Yes, I worked on the title for this post for quite some time.
It reminded me of Samuel L. Jackson’s character in Pulp Fiction.
Jules Winnfield would go about his day-to-day, getting shit done and brushing off the worst of the day with a cool, calm and collected ease.
That's exactly how you should be when receiving feedback—Jules Winfield—a CalmMotherFucker.
Last week I spoke about creative leadership and there’s a whole bunch of value in that post which I hope will help you pave the way towards working as a creative leader in your career. Be it a design leader or someone who works in strategy, digital or brand development.
This week I’m giving you the framework to deal with feedback in exactly the way a creative leader should.
With CalmMotherFucker ease.
One of the more difficult things we face as creators is to listen to critique of our work.
Our passion and drive to do great work has us believing that we should be in a state of constant creative output and that output should be nourishing and dammit, creative!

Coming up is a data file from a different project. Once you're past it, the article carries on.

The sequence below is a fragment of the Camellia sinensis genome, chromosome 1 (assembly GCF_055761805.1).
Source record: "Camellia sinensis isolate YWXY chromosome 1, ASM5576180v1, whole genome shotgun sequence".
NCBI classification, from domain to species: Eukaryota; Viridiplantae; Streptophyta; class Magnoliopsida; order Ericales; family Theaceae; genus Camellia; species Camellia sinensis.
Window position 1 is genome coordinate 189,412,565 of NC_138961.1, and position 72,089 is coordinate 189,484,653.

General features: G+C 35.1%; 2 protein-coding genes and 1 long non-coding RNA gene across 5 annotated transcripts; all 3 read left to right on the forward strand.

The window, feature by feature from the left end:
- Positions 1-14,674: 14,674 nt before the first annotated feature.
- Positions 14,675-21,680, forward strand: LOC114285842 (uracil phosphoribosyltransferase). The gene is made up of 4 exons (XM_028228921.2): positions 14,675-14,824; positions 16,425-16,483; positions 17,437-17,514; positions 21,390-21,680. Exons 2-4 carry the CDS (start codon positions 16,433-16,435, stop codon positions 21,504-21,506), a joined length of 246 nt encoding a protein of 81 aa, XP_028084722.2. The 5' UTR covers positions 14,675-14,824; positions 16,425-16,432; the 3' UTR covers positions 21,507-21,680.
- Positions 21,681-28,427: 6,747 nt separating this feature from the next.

This is the ego of the creative person. This is normal.
This also means it is extremely difficult to have someone else review and critique our work. It’s a situation most creative people avoid.
Be it design ideas, creative ideas or strategy, I’ve seen it and it’s all the same—when it comes time to review work, something clicks in the mind of the creative person and a defensive wall goes up.
A red-faced wall to be defended.
Then there are people who handle feedback with an ease that has you wondering what they’ve been smoking. These people practically beg to have their work critiqued and dismantled fully knowing that through this process, something better comes of it.
I’ve worked as a Strategy Director, UI Designer, Visual/Graphic Designer, Art Director, Creative Director across digital, advertising and design — in all of this work, I’ve managed to listen to and provide quite a lot of feedback.
There hasn’t been a time where I haven’t felt a pang of fear when someone looks at my work and provides a critique or review of it. Be it a strategy I’ve developed or a design (visual, UI or otherwise) that I’ve poured my heart and soul into.
Do you know the feeling?
I think you do.